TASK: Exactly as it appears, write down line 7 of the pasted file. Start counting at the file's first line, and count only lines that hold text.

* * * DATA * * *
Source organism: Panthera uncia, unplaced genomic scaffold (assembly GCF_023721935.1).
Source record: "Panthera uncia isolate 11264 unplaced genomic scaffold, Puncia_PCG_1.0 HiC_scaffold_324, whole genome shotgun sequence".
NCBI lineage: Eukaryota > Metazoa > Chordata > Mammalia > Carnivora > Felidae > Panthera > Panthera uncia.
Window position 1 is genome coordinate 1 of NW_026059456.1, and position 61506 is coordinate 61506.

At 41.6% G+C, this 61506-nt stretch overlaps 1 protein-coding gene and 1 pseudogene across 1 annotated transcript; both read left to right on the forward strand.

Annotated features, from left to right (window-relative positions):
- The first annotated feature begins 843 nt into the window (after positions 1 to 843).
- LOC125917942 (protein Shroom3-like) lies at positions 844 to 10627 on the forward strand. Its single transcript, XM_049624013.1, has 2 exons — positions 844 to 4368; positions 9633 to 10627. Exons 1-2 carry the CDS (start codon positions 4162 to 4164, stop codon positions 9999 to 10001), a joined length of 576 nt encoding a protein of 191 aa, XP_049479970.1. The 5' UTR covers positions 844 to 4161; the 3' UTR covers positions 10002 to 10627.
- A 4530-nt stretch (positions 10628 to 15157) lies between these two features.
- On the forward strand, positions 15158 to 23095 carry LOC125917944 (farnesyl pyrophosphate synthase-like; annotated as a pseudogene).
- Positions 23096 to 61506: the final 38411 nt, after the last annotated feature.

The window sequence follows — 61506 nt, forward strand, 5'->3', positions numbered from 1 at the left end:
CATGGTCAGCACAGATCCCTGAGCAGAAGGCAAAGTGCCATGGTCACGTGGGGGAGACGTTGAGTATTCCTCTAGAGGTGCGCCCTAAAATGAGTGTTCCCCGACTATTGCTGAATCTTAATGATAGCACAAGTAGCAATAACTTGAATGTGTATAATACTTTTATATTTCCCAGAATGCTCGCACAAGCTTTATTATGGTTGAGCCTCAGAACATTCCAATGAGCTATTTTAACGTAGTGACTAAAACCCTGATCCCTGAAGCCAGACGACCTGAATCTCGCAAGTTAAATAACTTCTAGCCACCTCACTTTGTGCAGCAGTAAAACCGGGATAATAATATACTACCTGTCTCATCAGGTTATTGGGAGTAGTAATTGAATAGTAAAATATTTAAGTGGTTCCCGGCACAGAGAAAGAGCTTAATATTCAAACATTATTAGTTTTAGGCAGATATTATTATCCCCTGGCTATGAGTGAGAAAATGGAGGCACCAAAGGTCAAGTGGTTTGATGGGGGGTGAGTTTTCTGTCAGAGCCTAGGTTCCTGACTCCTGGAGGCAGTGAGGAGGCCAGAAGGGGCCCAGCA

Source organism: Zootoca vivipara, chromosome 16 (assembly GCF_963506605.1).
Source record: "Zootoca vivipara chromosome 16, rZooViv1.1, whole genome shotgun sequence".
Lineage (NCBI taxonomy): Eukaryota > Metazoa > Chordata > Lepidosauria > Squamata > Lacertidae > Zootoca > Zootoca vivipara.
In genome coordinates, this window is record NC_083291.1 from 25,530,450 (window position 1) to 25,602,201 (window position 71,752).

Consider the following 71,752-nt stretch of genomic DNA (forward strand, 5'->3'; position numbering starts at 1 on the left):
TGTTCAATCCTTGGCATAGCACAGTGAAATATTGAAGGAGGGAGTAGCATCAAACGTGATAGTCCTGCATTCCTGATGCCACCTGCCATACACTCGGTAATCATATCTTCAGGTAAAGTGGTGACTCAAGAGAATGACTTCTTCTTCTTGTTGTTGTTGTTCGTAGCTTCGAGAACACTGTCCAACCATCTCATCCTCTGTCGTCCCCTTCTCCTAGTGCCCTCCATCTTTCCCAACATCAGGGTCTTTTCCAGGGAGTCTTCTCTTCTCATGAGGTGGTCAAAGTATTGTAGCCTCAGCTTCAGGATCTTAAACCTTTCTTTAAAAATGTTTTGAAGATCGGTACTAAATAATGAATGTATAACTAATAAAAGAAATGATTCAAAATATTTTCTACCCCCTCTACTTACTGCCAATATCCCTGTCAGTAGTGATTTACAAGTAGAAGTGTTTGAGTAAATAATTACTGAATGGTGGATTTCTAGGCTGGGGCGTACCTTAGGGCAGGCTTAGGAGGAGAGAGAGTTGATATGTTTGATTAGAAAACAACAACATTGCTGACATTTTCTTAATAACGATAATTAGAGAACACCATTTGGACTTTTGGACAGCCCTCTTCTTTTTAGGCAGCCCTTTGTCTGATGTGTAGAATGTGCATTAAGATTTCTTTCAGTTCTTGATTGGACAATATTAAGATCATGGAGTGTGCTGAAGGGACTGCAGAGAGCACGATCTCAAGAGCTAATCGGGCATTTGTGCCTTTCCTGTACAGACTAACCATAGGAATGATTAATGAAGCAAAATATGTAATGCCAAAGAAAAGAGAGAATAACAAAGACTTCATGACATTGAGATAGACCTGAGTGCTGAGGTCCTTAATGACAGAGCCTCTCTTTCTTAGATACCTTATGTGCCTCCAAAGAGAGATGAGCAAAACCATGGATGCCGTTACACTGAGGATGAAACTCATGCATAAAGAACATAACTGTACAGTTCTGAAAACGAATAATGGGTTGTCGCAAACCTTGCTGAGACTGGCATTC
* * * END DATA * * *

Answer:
- The first annotated feature begins 843 nt into the window (after positions 1 to 843).